COVID vaccines reduce mortality rates in deprived areas in England
The national vaccination program for COVID-19 has helped narrow the gap in mortality rates between advantaged and disadvantaged areas, even though vaccine take-up was lower for socioeconomically deprived groups.
According to a new report published by King's Business School, the vaccination program has leveled out the unequal mortality rate of COVID-19 seen during the pandemic for people living in more deprived parts of England.
The research, carried out by economist Dr. Filipa Sá, suggests that if the vaccination program had targeted specific socioeconomic groups who are known to be at higher risk of dying—including low-income individuals and people of Black or Asian ethnicity—then the leveling effect could have been even more powerful.
Following previous studies in the early months of the pandemic, which showed that people living in more disadvantaged neighborhoods were twice as likely to die if they contracted COVID-19, Dr. Sá compared data from 6,791 local areas in England between March 2020 and April 2021 when the vaccination program had been underway for several months.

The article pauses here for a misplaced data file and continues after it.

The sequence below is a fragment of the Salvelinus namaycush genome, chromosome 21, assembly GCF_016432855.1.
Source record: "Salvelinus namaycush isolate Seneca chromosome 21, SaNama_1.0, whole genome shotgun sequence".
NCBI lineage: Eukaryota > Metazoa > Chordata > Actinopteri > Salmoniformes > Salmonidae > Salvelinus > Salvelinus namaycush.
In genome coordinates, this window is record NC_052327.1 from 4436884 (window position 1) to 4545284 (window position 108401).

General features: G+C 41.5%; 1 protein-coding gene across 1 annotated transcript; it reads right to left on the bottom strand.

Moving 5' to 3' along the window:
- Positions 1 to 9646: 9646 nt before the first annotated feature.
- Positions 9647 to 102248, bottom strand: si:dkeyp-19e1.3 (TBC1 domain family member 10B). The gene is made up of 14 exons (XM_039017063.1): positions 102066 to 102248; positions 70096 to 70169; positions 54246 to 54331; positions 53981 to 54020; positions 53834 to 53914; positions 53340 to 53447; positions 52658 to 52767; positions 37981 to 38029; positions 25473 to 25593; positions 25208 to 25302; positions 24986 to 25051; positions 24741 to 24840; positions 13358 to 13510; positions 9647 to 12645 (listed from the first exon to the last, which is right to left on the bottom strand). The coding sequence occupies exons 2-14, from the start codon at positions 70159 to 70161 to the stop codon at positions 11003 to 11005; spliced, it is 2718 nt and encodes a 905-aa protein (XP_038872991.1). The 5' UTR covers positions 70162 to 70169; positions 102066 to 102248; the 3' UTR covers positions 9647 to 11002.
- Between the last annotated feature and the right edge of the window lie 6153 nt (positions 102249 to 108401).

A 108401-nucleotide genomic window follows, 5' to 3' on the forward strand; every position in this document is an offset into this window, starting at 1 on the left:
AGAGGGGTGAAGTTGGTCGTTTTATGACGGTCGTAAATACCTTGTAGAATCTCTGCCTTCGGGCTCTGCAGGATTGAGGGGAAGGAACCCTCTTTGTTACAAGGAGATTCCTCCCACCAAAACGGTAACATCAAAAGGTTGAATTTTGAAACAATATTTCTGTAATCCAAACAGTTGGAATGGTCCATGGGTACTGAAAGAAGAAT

She wanted to understand the relationship between an area's socioeconomic characteristics, the proportion of people who had received a first dose of a COVID-19 vaccine, and its COVID-19 mortality rate.
"What we see is that after the vaccine is introduced, mortality rates reduce for all socioeconomic groups and the inequalities in the mortality rate that were there before vaccination are substantially reduced," says Dr. Sá.
The research paper highlights that vaccination rates were higher in areas where the population is older or has poorer pre-existing health, reflecting the priority order used in the vaccines rollout.
There is also a distinct link between ethnicity and vaccination take-up, with lower vaccination rates in areas with larger shares of Black or Asian population, and a clear link between vaccination rates and income, with higher vaccination rates in high-income areas.
"The initial vaccination roll-out was done largely by age and health condition," says Dr. Sá. "This evidence suggests that to save the maximum number of lives, we should be looking for innovative ways to reach lower income groups and those from minority ethnic backgrounds."
The paper was published in Social Science & Medicine.